Curing the Sunday Night Blues
If you’re unhappy at work, or stressed, or feel overwhelmed, chances are that come Sunday night you are dreading the week ahead.
That’s not good enough. You know that, don’t you? You know that you deserve better?
I bet it's not just you that’s affected. Probably you’re not enjoying your time with family and friends as much as you could and they aren’t getting the best of you. What about your colleagues, your organisation and the students in your class or your customers and clients?
The question is, how long are you prepared to put up with it?
One way of looking at it is this: there are three things in the world:
So the start point in curing your Sunday night blues is to make sure that you aren’t spending loads of time and energy focusing on things you cannot control. You can’t control that there was a pandemic, you can’t change the economy and you can’t change the education system.
You may not be able to control how your organisation behaves or the policies and values it works to. You may be able to influence certain things to some extent. If you can, then do it.
But where you can make the difference is in knowing what falls into category 3, the things that you can control. Whilst those things may be very personal to you and your situation (your school, college or university for example), I've got some great tips to get you going.
Before we get into that, I just want to talk about the mindsets involved here.
Firstly, if you always do what you always did, you’ll always get what you always got. In other words, if you carry on doing whatever you’re doing right now, you will still have the Sunday Night Blues.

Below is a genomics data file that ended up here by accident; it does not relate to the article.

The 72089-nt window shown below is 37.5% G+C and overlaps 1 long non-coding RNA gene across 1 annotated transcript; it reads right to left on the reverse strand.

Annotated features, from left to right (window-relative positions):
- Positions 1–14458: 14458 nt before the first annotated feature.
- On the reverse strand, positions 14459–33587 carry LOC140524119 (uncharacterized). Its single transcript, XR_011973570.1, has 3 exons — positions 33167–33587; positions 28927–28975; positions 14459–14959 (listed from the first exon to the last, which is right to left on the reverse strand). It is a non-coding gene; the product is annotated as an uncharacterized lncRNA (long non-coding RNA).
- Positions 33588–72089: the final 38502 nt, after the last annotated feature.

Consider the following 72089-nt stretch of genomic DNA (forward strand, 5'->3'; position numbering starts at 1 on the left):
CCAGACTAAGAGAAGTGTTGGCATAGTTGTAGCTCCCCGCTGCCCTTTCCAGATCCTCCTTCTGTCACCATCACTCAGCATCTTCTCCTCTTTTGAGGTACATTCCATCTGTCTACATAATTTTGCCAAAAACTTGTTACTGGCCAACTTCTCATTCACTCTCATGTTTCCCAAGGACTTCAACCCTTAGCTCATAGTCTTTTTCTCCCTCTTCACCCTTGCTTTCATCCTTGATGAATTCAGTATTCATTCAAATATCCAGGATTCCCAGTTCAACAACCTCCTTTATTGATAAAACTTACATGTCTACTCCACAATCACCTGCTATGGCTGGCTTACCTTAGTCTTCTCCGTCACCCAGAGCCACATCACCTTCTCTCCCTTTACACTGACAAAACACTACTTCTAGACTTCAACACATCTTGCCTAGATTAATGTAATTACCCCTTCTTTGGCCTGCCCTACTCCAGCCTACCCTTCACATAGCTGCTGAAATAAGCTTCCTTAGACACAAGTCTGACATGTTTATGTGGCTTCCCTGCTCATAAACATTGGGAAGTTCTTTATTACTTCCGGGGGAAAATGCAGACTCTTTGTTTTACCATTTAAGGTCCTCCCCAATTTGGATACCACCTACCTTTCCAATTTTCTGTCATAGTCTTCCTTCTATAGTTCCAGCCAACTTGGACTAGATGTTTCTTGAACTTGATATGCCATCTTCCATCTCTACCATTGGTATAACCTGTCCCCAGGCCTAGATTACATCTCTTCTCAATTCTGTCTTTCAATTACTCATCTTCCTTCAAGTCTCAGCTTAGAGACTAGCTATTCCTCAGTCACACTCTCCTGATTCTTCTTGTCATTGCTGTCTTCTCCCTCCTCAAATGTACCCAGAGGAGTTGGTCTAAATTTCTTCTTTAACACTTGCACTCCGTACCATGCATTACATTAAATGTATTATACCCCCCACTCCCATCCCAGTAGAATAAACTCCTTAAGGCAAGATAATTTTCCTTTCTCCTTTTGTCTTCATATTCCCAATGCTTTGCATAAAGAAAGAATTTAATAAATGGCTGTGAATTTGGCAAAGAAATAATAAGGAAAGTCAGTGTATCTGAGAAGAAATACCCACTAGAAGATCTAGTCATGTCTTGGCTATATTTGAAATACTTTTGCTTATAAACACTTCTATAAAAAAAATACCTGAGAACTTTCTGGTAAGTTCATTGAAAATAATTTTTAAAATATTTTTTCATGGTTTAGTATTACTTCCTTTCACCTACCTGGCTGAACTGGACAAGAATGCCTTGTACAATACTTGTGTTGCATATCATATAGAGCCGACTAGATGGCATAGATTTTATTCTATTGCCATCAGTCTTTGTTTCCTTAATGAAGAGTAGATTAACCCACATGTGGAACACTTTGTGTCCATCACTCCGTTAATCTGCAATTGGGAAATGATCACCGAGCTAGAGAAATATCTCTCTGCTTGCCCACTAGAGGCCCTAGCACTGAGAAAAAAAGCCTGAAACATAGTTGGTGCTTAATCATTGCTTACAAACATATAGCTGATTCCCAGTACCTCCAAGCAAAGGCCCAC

So you need the second mindset: I notice what I am getting and if it isn’t what I want or like, I do something different. It almost doesn’t matter what you do different, as long as you notice the results it produces for you and if they aren’t to your liking, guess what? Yes, do something else different.
So, what are some of the things you may be able to do something about:
Setting boundaries: decide when you’ll stop work and go home. Decide when you want to spend time with your family and do it. Maybe that involves talking to others: your partner or family, your boss or colleagues.
Find new ways to look at work. Can you find ways to make parts of your work more fun? Can you make parts of it into a game? Does it make a difference if you think about the all of the differences you make, or about how it contributes to your long term goals.
Turn up differently. That could be about changing what you wear, or it could be about asking yourself “if I am going to have fun this week at work, how will I need to turn up?”. That can make a big difference. Someone on a workshop we ran did this and said “I like my year 9s now”.
Of course you may find other things too, and a great question to ask any time you’re not enjoying what you’re getting is “what would I rather have?”. Answer the question and then find at least three ways you could get closer to it.
Pick the best one and, whatever you do, make sure that you do something
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